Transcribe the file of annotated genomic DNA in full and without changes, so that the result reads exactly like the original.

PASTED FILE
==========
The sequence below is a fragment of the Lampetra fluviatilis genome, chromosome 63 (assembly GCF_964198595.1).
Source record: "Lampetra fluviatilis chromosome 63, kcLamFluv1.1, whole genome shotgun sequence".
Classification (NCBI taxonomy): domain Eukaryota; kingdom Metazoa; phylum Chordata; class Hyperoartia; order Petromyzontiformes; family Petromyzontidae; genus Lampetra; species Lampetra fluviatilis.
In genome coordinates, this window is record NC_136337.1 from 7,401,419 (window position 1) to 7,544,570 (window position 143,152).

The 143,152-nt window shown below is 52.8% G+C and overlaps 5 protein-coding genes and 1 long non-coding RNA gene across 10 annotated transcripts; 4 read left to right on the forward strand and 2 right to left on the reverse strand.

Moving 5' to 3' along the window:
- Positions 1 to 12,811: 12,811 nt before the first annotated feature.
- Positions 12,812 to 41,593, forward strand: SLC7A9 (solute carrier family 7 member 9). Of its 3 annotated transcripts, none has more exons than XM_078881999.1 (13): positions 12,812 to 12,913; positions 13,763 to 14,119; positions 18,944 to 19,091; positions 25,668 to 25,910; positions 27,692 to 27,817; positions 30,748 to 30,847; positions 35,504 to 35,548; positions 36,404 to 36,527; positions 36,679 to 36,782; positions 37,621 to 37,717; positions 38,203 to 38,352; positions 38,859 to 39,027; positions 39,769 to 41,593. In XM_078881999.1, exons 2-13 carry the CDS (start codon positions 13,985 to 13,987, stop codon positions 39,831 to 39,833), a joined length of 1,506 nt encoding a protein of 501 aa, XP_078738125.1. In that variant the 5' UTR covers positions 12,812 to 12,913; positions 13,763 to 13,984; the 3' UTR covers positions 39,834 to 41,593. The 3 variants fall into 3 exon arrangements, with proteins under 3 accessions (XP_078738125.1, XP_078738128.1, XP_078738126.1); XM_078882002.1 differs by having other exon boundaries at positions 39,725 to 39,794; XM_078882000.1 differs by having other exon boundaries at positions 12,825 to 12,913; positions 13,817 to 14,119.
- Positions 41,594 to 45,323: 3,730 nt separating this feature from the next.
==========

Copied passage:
The sequence below is a fragment of the Lampetra fluviatilis genome, chromosome 63 (assembly GCF_964198595.1).
Source record: "Lampetra fluviatilis chromosome 63, kcLamFluv1.1, whole genome shotgun sequence".
Classification (NCBI taxonomy): domain Eukaryota; kingdom Metazoa; phylum Chordata; class Hyperoartia; order Petromyzontiformes; family Petromyzontidae; genus Lampetra; species Lampetra fluviatilis.
In genome coordinates, this window is record NC_136337.1 from 7,401,419 (window position 1) to 7,544,570 (window position 143,152).

The 143,152-nt window shown below is 52.8% G+C and overlaps 5 protein-coding genes and 1 long non-coding RNA gene across 10 annotated transcripts; 4 read left to right on the forward strand and 2 right to left on the reverse strand.

Moving 5' to 3' along the window:
- Positions 1 to 12,811: 12,811 nt before the first annotated feature.
- Positions 12,812 to 41,593, forward strand: SLC7A9 (solute carrier family 7 member 9). Of its 3 annotated transcripts, none has more exons than XM_078881999.1 (13): positions 12,812 to 12,913; positions 13,763 to 14,119; positions 18,944 to 19,091; positions 25,668 to 25,910; positions 27,692 to 27,817; positions 30,748 to 30,847; positions 35,504 to 35,548; positions 36,404 to 36,527; positions 36,679 to 36,782; positions 37,621 to 37,717; positions 38,203 to 38,352; positions 38,859 to 39,027; positions 39,769 to 41,593. In XM_078881999.1, exons 2-13 carry the CDS (start codon positions 13,985 to 13,987, stop codon positions 39,831 to 39,833), a joined length of 1,506 nt encoding a protein of 501 aa, XP_078738125.1. In that variant the 5' UTR covers positions 12,812 to 12,913; positions 13,763 to 13,984; the 3' UTR covers positions 39,834 to 41,593. The 3 variants fall into 3 exon arrangements, with proteins under 3 accessions (XP_078738125.1, XP_078738128.1, XP_078738126.1); XM_078882002.1 differs by having other exon boundaries at positions 39,725 to 39,794; XM_078882000.1 differs by having other exon boundaries at positions 12,825 to 12,913; positions 13,817 to 14,119.
- Positions 41,594 to 45,323: 3,730 nt separating this feature from the next.